The Federal Emergency Management Agency (FEMA) has outlined standards for designing and constructing safe rooms. The main criteria for safe room design and construction are FEMA P-320, FEMA P-361 and FEMA P-431 for tornado protection. Safe room manufacturers and contractors should be FEMA compliant to ensure their structures can withstand natural disasters. Let’s look at the FEMA standards in detail:
FEMA P-320 is a guide to build a safe room for homes and small businesses. It outlines the standards of architectural design and material required for the safe room. According to FEMA P-320, residential safe rooms are designed and built for 16 occupants or less. Tornados typically last for a few minutes; if comfort isn’t a concern, the safe room should be built based on 3 to 5 square feet per person. However, if storms persist for hours in the area, comfort should be a concern and 7 to 10 square feet should be allocated per person. The publication suggests a minimum area of 64 square feet to a maximum area of 196 square feet. Residential safe rooms cannot accommodate over 16 occupants, despite having more space. Safe rooms should be located inside the building structure and if located outside, the distance to reach them should be less than 150 feet. Ideal locations are in corners of a basement or garage. Storm safe rooms should have no windows but a single door should be built after conducting a missile test for durability against wind pressure and debris.
FEMA P-361 outlines best practices for architects, engineers and safe room owners on the design, construction and operations of residential and community safe rooms. Certain facilities like classrooms, lunchrooms and bathrooms can act as multi-use safe rooms under the guidance of FEMA P-361. A community safe room is for occupancy above 16 people. After construction or installation of community safe rooms, emergency responders, staff and should have a preparedness plan when a tornado storm hits. Emergency provisions such as food, water, communications equipment, first aid supplies and emergency supplies should be available in tornado safe rooms. A proper maintenance plan ensures that the safe room and its supplies are functional and far from the expiry date.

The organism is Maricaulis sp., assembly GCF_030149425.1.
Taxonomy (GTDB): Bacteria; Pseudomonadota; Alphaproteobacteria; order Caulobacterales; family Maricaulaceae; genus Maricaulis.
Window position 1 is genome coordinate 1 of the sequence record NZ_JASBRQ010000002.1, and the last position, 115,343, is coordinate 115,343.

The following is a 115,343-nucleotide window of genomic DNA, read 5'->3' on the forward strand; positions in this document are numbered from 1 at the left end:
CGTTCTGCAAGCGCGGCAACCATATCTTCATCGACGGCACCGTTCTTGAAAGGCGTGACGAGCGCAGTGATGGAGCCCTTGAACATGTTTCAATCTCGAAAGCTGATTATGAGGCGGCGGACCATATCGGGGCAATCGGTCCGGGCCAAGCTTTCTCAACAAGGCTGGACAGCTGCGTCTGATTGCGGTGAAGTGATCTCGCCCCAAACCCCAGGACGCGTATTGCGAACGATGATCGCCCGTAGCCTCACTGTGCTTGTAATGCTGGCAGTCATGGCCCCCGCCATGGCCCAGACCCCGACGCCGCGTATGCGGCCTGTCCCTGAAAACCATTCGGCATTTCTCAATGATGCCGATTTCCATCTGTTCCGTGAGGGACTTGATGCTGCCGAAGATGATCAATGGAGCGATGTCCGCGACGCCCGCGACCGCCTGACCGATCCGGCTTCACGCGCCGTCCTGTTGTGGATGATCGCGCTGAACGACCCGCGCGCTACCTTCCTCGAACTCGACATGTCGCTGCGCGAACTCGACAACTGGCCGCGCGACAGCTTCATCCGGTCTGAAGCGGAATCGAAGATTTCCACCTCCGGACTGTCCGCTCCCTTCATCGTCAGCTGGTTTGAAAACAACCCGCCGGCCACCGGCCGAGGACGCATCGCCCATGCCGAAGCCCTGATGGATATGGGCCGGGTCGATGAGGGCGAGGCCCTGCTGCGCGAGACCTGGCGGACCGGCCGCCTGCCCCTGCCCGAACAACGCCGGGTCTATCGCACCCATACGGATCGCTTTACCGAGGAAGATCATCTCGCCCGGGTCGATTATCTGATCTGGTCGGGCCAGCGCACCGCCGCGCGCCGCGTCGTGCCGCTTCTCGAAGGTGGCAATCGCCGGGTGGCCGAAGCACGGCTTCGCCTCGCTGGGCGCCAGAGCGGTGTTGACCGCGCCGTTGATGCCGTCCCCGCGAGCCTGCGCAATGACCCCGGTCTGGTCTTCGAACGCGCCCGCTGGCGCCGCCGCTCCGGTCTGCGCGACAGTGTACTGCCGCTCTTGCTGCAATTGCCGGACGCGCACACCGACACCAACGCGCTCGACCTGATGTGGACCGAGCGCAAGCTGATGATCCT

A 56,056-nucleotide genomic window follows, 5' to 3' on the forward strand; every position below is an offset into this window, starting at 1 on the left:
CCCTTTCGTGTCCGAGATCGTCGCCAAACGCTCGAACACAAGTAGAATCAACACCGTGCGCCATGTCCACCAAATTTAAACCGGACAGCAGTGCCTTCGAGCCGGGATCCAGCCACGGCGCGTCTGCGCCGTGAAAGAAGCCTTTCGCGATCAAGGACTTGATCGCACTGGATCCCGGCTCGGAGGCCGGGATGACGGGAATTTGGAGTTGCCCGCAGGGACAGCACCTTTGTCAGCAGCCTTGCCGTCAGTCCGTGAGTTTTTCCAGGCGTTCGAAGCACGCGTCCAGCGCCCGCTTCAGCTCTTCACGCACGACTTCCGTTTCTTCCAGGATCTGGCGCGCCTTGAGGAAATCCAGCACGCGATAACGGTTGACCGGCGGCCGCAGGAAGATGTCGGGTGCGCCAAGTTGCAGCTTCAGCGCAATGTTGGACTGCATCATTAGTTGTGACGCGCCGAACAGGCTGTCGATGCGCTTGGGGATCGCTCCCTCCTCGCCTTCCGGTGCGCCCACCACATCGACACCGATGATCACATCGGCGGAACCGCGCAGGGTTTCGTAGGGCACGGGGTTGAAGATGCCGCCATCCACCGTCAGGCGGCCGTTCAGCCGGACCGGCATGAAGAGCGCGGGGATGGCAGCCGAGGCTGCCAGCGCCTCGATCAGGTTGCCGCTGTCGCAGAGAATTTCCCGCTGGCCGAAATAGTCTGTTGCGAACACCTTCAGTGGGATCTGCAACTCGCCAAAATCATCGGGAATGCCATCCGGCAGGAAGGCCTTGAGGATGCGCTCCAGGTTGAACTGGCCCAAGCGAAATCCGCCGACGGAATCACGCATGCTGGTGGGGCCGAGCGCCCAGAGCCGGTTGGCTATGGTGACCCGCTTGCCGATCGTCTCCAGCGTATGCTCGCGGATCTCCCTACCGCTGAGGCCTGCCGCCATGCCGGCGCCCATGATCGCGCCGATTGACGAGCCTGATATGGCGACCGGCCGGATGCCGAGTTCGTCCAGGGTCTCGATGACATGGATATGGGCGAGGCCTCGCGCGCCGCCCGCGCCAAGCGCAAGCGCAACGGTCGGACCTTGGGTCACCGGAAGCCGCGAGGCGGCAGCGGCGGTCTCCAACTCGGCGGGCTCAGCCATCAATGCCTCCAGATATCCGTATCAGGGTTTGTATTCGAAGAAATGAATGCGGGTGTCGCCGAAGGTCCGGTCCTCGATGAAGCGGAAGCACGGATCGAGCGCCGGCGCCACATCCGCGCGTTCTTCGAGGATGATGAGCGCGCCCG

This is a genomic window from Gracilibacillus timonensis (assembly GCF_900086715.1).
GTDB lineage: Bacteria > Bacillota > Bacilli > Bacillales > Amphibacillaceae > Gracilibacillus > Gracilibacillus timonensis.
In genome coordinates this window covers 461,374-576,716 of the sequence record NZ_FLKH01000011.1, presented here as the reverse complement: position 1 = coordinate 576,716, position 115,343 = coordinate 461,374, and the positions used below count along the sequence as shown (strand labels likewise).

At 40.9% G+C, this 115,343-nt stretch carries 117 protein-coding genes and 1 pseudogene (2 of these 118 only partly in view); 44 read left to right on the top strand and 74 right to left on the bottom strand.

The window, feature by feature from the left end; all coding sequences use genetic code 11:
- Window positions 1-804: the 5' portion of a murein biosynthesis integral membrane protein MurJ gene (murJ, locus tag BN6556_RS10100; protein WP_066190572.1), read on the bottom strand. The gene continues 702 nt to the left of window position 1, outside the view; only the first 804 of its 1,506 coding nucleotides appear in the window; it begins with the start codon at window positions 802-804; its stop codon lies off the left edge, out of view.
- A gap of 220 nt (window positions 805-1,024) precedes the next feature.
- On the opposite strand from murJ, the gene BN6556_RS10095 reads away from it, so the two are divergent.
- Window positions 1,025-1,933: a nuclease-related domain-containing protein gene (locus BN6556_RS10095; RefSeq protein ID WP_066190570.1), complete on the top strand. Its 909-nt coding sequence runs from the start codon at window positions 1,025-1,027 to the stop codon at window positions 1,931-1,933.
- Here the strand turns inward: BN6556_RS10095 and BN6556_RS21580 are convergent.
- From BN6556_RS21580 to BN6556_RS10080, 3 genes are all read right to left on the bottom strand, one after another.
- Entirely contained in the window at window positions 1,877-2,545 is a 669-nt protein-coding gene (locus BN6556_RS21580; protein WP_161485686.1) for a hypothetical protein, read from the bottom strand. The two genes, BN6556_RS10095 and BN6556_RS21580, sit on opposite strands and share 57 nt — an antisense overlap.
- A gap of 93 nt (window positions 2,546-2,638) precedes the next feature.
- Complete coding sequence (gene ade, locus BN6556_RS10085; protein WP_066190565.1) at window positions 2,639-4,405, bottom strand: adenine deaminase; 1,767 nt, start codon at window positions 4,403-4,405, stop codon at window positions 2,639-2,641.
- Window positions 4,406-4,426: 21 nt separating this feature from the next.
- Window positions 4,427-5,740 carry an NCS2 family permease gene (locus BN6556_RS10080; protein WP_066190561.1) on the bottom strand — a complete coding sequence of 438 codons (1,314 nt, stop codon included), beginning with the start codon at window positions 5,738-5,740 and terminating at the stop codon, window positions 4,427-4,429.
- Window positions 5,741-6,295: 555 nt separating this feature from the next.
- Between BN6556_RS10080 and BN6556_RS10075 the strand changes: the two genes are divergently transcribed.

The FEMA-431 holds that rigid architectural structures such as a school can act as refuge areas from tornado protection. A tornado can significantly damage a building due to extreme wind forces and debris impact. It’s advisable to seek refuge in rooms inside of a building structure, standing away from windows and doors that can break or shatter. Lightweight structures such as sheds are unfavorable refuge shelters, while rigid concrete and metal structures can protect occupants from a tornado. The lower the area, the safer people are from getting caught by tornado winds. People should stay on the lowest floor or below ground when seeing refuge in buildings.
Safe Rooms US is one of the leading manufacturers of storm shelters in Texas. Our safe rooms are impact tested by Texas Tech, meet FEMA guidelines and are resistant to tornado damage. They can be installed in your residence or business area. Contact us now and we can build and install a safe room in two weeks.